0342 GMT April 08, 2020
The Moscow-based newspaper Izvestiya wrote in a report that Russian banks are striving to be the first in line after the removal of sanctions against Iran in January.
Experts in the banking sector told the newspaper that while Western banks are waiting for guidance from the authorities on prospects for cooperation with Iran, Russian banks are keen to get a headstart.
"Iran is emerging from years of sanctions, the quality of banking services there has declined and Russian players can enter the market with interesting products for business and the public," Anatoliy Aksanov of Russia's Association of Regional Banks was quoted as saying.
"It is obvious that the amount of trade between Russia and Iran is going to increase. It would be expedient to find a niche while there isn't stiff competition from other international organizations," Aksanov explained in the report also covered by Sputnik news agency.
Also, Izvestiya quoted a source in Russia's central bank as saying that it has already started talks with its Iranian counterpart to discuss cooperation in the financial sphere.
"Russia and Iran are preparing to increase trade, so the question has arisen of closer cooperation with the central bank," the source said.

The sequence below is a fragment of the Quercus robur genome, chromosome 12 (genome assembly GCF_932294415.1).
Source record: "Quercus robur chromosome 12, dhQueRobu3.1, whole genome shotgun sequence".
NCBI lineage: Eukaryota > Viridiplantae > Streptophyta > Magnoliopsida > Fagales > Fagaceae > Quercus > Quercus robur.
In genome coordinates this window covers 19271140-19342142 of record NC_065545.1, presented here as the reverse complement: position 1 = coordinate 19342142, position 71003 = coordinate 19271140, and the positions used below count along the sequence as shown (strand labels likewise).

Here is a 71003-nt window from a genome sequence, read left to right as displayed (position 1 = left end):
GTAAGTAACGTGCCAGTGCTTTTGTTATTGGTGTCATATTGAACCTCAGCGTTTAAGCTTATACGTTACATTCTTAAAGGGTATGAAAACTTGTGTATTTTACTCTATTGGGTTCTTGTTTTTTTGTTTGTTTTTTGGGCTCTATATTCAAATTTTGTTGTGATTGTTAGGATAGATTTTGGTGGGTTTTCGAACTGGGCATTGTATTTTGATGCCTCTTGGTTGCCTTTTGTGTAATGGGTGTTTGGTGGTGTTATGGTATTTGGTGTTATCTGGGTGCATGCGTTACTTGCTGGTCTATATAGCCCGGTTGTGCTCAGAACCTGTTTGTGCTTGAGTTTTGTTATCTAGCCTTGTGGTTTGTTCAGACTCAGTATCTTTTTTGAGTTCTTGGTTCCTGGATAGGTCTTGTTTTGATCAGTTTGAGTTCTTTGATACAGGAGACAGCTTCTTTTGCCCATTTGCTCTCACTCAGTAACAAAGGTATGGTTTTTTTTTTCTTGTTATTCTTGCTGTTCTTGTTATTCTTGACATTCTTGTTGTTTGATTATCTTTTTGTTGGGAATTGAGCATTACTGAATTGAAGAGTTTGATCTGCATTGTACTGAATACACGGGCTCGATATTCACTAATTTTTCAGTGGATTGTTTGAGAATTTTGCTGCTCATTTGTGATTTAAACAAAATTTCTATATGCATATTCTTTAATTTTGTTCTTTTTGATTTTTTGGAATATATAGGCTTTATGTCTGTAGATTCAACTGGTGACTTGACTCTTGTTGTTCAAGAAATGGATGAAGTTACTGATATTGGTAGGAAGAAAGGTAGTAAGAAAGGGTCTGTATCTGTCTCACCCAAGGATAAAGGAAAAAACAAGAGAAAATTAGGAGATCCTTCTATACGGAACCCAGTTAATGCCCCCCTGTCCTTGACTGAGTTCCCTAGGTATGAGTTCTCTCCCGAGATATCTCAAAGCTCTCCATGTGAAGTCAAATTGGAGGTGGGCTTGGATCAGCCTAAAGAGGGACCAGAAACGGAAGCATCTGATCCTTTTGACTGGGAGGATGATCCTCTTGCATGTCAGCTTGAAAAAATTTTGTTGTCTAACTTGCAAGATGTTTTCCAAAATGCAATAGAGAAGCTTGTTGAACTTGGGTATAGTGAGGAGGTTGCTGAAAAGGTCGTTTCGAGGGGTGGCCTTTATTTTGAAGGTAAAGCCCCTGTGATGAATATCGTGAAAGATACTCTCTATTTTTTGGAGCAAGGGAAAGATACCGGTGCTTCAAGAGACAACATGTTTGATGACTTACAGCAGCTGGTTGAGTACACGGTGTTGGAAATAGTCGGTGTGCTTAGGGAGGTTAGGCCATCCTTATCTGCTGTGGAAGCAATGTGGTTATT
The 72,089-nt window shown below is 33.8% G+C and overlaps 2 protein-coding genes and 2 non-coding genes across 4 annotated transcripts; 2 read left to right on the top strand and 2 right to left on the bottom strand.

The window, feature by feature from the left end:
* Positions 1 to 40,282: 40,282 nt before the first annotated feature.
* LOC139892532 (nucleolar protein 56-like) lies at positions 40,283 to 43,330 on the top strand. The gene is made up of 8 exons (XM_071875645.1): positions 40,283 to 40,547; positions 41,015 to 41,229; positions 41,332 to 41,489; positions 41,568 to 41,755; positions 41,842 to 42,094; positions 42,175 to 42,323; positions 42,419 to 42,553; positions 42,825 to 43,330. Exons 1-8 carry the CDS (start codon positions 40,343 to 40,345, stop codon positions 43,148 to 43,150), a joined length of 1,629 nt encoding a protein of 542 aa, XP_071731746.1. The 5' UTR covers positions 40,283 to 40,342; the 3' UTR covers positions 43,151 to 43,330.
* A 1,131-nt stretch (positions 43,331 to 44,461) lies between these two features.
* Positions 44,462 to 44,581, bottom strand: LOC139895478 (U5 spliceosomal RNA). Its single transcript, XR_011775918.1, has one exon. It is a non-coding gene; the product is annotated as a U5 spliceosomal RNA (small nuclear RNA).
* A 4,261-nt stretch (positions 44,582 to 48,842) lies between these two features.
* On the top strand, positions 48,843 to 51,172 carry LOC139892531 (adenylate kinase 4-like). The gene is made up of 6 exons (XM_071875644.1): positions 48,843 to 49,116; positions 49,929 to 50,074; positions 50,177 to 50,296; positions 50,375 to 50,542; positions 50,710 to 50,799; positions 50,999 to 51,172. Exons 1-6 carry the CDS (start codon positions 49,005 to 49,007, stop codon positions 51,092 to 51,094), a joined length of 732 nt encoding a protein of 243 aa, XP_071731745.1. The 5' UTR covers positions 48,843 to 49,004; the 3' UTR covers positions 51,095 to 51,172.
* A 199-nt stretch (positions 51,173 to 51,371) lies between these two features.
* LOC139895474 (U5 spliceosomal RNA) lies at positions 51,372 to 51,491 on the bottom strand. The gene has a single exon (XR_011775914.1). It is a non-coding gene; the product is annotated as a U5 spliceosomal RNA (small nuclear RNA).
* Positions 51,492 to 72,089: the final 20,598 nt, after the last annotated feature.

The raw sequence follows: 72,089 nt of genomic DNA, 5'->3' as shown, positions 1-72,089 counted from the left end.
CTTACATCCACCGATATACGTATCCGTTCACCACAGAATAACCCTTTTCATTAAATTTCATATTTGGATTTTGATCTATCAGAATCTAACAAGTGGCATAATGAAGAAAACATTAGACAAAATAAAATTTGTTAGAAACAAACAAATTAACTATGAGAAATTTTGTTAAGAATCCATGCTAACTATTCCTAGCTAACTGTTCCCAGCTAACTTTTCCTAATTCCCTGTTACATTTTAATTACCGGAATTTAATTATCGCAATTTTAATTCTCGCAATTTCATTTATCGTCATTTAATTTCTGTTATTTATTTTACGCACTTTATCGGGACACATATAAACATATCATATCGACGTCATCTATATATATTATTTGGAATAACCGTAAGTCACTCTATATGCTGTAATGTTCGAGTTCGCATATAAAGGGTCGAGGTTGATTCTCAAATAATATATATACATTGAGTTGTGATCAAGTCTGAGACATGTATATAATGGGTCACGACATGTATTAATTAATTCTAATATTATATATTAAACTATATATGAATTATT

In November last year, Russia's trade representative in Iran Andrey Lugansky told Rossiyskaya Gazeta that Russia and Iran were discussing the creation of a joint clearing bank to enable the two countries to increase their trade. Trade between the two countries was $5 billion in 2015 — much of which took place through intermediaries such as Cyprus and the UAE, he said.
Iran has been persistently urging European countries to take the required measures to encourage their banks to facilitate transactions with Tehran now that the sanctions have been removed.
However, the country's plea appears to have fallen on deaf ears so far.
Analysts have already emphasized that the banks remain wary of the impacts of the remaining American sanctions against Iran, specifically those on banking transactions with the country.
Reports earlier said they wanted a promise that the US would not prosecute or punish them for transactions involving Iran — a step the US has so far been reluctant to take.
In May, US Secretary of State John Kerry told a meeting of top EU bankers that they would not be penalized for conducting or facilitating business with Iran.
However, European banks have already emphasized that Kerry's assurances are not enough and a series of confusions that remain over transactions with Iran need to be cleared by Washington.